What are labour standards and fair trading?
Labour standards and fair trading are both ways of describing a set of rules that prescribe how workers should and should not be treated by governments, companies, and industry. These rules come in many forms, as laws, international standards, and voluntary commitments and pledges.
Labour and fair trading issues are always changing. Some current concerns include child labour, forced labour and human trafficking, gender equality, sexual abuse, disability rights, migrant and refugee worker rights, and discrimination.
The broad goal of labour rights and fair trading initiatives is to ensure a decent workplace for all people. Unfortunately, all over the world, some have no choice but to work in conditions that violate their basic human rights.
Labour Standards in Australia
Australia started as a penal colony in New South Wales in 1788, where convicts were forced to work without pay for the administration or private landholders. Trade unions in Australia were suppressed and even considered illegal. Laws required workers to be, above all, obedient and loyal to their employers. Any disobedience resulted in jail sentences or hard labour.
The first trade unions emerged in the early 19th century to increase low wages and to decrease work hours for highly skilled urban workers. A number of instruments, such as labour laws, nonprofit organisations, and trade unions, now exist to protect present-day Aussies. However, in a global interconnected world, supply chains extend far beyond our borders.
Unfortunately, other countries have more lax labour standards. Products, made by workers subjected to cruelty, hazardous work arrangements, and forced labour trafficking, end up on our shelves. To end these injustices, we have to stop supporting companies, industries, and governments that fuel this abuse.
The Biggest Issues & Why They Are Important
1. Complying with Child & Forced Labour
The trafficking of forced labor is a global problem. The International Labour Organisation (ILO) estimates that 21 million people are trapped in forced labour without access to trade union protection or legal help.
Over half of them (11.5 million) are women, 9.5 million are men, and 5.5 million are children. Roughly 10 percent are used for state-imposed labour like child soldiers, and the remaining 90 percent belong to the private sector for mostly commercial activity.
ILO also estimates that there are 168 million child workers worldwide, most of which work in the agricultural sector. Child labor issues affect all regions of the world, but migrants, asylum seekers, and refugees are especially at risk.
Why It’s Important
Companies contribute to the problem by outsourcing part of all of their production to factories that use forced or child labour in their supply chains. Ignorance is no excuse. Businesses are expected to know what’s going on and take steps to eliminate the use of forced and child labour and they can do that by understanding and implementing fair trading agreements.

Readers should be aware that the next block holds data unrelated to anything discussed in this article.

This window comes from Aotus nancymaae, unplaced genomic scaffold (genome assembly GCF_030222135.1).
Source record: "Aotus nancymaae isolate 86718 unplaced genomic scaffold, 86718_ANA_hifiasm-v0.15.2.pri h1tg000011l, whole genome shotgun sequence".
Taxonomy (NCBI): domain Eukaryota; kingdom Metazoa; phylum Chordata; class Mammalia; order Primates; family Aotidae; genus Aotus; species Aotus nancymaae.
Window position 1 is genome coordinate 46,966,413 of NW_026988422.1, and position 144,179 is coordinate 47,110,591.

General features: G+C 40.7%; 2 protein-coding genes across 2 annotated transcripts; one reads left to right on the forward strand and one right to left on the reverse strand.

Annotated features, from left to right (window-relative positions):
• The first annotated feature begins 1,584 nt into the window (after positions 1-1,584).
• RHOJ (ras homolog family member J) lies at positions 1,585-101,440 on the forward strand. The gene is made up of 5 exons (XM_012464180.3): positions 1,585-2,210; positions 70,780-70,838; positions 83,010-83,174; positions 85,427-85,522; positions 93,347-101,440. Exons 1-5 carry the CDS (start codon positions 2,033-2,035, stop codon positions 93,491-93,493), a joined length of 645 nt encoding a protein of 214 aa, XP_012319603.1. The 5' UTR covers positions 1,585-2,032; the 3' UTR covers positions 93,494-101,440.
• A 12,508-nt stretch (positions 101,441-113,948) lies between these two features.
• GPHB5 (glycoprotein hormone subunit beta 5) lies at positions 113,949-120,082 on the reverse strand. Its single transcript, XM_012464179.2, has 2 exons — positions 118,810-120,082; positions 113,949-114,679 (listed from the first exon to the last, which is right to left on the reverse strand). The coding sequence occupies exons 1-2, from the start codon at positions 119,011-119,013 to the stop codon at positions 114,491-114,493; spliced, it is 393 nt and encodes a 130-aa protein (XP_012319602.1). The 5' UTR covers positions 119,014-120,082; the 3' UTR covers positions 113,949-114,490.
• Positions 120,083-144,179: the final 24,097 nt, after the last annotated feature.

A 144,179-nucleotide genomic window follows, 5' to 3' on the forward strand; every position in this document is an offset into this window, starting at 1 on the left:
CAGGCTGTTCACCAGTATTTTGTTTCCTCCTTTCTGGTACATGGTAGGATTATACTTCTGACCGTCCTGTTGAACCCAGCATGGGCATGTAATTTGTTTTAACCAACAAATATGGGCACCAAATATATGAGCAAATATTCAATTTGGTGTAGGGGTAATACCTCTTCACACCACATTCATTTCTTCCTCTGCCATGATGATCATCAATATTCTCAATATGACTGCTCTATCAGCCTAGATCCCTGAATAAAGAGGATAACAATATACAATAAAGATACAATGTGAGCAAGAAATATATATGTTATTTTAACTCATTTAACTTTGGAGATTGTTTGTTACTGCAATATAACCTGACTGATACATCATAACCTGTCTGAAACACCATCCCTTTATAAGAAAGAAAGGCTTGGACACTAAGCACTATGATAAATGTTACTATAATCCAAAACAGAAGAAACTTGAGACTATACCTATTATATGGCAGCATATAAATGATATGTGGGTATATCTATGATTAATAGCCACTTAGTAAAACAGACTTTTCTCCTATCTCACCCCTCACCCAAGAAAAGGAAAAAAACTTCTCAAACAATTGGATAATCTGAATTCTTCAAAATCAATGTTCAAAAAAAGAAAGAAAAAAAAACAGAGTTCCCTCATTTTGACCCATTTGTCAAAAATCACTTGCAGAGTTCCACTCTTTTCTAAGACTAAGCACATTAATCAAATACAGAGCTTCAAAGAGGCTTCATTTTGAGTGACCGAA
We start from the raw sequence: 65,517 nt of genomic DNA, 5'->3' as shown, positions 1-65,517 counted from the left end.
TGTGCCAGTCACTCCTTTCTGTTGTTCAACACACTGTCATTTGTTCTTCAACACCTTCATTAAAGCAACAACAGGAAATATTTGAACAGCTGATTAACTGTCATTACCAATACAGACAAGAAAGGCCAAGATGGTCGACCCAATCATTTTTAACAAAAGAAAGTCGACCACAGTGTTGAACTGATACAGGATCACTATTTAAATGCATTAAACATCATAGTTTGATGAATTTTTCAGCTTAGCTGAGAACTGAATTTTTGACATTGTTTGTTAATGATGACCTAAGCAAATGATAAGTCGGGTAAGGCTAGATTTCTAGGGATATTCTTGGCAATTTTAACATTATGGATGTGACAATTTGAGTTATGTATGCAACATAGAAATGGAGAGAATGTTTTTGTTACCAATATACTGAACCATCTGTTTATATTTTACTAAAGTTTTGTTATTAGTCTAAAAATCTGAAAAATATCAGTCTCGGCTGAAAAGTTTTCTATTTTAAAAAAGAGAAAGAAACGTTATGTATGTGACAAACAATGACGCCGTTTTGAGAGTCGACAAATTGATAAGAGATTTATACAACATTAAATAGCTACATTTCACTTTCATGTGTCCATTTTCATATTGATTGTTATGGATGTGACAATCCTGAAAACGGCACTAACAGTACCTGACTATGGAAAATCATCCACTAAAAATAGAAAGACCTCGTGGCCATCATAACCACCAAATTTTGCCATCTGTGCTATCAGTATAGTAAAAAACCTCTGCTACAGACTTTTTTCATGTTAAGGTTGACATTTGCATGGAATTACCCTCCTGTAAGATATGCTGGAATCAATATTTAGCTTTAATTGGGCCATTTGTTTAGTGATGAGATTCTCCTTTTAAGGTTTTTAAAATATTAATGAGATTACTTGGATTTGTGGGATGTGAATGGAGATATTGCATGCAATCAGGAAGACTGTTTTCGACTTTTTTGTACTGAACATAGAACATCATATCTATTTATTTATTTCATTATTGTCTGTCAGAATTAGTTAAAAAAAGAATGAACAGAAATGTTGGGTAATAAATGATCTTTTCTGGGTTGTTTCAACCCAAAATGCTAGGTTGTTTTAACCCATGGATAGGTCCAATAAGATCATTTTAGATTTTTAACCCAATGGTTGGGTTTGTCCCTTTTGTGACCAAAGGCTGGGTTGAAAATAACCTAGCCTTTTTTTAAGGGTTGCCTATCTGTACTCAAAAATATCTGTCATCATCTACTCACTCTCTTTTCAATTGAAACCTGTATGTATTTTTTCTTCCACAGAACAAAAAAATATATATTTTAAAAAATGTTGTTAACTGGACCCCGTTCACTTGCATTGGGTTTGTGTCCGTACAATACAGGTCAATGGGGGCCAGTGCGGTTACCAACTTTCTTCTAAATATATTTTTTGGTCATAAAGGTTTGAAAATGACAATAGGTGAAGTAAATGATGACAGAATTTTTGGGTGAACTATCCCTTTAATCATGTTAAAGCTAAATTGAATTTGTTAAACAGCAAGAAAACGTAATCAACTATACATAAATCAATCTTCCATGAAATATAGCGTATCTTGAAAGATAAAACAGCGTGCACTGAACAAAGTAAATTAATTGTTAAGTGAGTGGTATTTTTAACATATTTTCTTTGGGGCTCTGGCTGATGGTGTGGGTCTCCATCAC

2. Low, Late & Unpaid Wages
In many countries workers don’t receive living wages. The wage is so low, a person cannot live above the poverty line. In other cases, wages can be paid late or never paid at all, creating situations of debt bondage or forced labour. When this happens, most workers don’t have access to legal help.
Taking advantage of exceedingly low wages in other countries allows manufacturers to increase their profit margins. They produce goods at an extremely low cost and sell to richer markets at a higher price.
Why It’s Important
Many companies source from suppliers in less developed countries to take advantage of cost savings. However, these low prices come at another cost—the cost of a worker’s ability to live above the poverty line and afford basic necessities. Compliance with these practices encourages the never-ending poverty cycle of millions, while fair trading agreements can begin to solve the problem.
3. Hazardous Working Conditions
Less developed countries sometimes lack standards to ensure healthy and safe work sites. Workers have to endure a range of exploitative conditions: working with chemicals without adequate ventilation, working in factories on the verge of collapse, working extremely long shifts, working without breaks, working under extreme duress, and so on.
For instance, in pre-labour rights Australia, people worked up to 14 hours a day, six days a week without sick or holiday leave, and employers could sack employees at any time without reason. Uncivilized working conditions are no longer a threat to Australians but still affect millions of others.
Why It’s Important
These conditions violate the human right to a healthy and safe environment. Many companies outsource at least some element of their supply chains to lesser developed countries, sometimes without knowing how partners treat their workers. Again, compliance or ignorance of these practices continues the cycle of abuse and is unethical while fair trading agreements can begin to address it.
4. Cruelty & Sexual Violence
Workers also experience cruel and degrading treatment at the hands of superiors. The biggest risk is sexual assault. The most at-risk groups include domestic workers, migrant workers, lower-status workers, service sector workers, and sex workers. Both men and boys as well as women and girls are vulnerable to sexual exploitation.
Australia has been criticised by more than 100 countries for its asylum laws and refugee policies and its treatment of indigenous peoples. Both groups have suffered physical, sexual, and psychological abuse. The political battleground at a federal government level remains highly divided on what a humane or fair approach to these issues looks like.